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Posted Apr 14th, 2015 (10:27 pm) by James Hughes
GRiZ @ Higher Ground 4/12/15 Burlington, VT
Image by James Hughes

Making another trip to New England, GRiZ brought his talents to Burlington, Vermont’s Higher Ground as a part of his Say It Loud tour on April 12. With the motivation of a new album driving the Detroit native, singles like “The Anthem,” “Funk Party,” and “Stop Trippin” fueled a high energy show for the Vermont crowd. GRiZ brought the funk and made sure the crowd was moving throughout the show, but with a predictable set list, the emerging entertainer’s precision came back to bite him.
Opening for GRiZ was Artifakts, who I did not see strictly because my cab was running excessively late. But, making it for Lawrence, KS natives The Floosies was worthwhile. Their dramatic breaks and drum fills made them a crowd favorite, as well as a great warm-up for GRiZ’s headlining performance.

In the past year since GRiZ last performed in Vermont, his performance as a whole has grown immensely. The live performance has improved in three distinct ways; the lighting, GRiZ’s presence on stage, and to be blunt – the music.
First, with a bigger budget comes a better light show. As an artist rising in popularity, GRiZ is sure to be continuously improving the visual experience that goes along with his live performance. It was a breath of fresh air to see more than the standard red, blue, and yellow backdrop that has plagued many artists in the past.

Secondly, GRiZ interacted more with the crowd than in years past. He acknowledged the energy of the rambunctious crowd by bringing an equal dose of excitement to the stage. Although not all of the acknowledgements were verbal. His energy served as a thank you to all the fans that came out to party on a Sunday night.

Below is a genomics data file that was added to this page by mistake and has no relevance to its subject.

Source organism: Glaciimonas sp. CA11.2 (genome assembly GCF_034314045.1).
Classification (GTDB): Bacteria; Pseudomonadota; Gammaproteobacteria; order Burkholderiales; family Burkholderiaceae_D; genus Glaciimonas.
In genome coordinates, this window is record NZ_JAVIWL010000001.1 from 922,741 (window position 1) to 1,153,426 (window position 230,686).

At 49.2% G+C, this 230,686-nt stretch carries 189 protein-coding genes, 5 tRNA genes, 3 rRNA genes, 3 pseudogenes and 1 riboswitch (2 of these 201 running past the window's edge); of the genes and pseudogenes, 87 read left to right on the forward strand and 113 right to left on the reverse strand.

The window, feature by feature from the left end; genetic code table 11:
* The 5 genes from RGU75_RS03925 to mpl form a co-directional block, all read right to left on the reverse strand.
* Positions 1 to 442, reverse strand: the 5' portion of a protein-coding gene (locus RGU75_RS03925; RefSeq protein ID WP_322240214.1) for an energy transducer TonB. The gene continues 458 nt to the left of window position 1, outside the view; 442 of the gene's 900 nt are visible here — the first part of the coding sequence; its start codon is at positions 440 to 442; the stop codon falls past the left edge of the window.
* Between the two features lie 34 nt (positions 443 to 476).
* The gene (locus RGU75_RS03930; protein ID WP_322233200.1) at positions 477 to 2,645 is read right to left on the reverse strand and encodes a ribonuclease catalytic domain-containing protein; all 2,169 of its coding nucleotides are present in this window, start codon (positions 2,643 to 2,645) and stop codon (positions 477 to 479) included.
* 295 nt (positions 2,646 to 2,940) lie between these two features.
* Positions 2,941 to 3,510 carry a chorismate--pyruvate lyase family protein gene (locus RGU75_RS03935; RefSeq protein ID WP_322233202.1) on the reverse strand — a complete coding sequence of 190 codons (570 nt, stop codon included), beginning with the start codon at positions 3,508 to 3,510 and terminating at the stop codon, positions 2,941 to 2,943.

The piece de resistance of the entire show, naturally, was the music. Say It Loud overall is the Mo-town artist’s best work to date. The beat production was highly consistent and GRiZ’s saxophone playing has become highly improved with smoother transitions and soloing. There were still some aspects left to be desired though.

For those of us who had heard the album before, the live performance was not an unexpected surprise. Just to note, not all surprises are good. The surprise, which was the one noticeable disappointment of the show, was how tight and precise GRiZ was. His live show sounded, almost to the note, exactly like the album’s rendition. I know it doesn’t sound like such a bad thing, but with the live show, I expected a more exploratory GRiZ. If you put the album on blast in your home, or apartment, you will get very close to the same result. I was hoping to see, and hear, more spontaneity within the set. The set seemed to be overly scheduled to the point where there was no wiggle room for anything unexpected. Dominic Lalli of Big Gigantic and GRiZ share many similarities between their performances on the live stage. But, Lalli consciously sets aside space for aggressive, yet smooth soloing. That creative break brings fresh life to the tracks performed. GRiZ may just need more time to incorporate that into his act; after which the benefits will become apparent. GRiZ even went off stage fifteen minutes before the set was actually supposed to end, strictly to give the appearance of an encore.

All that being said, GRiZ’s live show is for any man, woman, or child that wants to have fun. The funk, hip-hop, electronic, jazz, and trap influences GRiZ presents will strike a chord with almost any music fan. Even though it sounded just like the album; isn’t that what fans want? A performer who is able to recreate the exact sound that is featured on their album is something to be commended for. I am just a nerdy saxophone player myself, therefore, my inner band geek was screaming for more jazz every time GRiZ put down the woodwinds to strictly DJ a few tracks. But, either way, round two of GRiZ’s Vermont campaign was enjoyable nonetheless.

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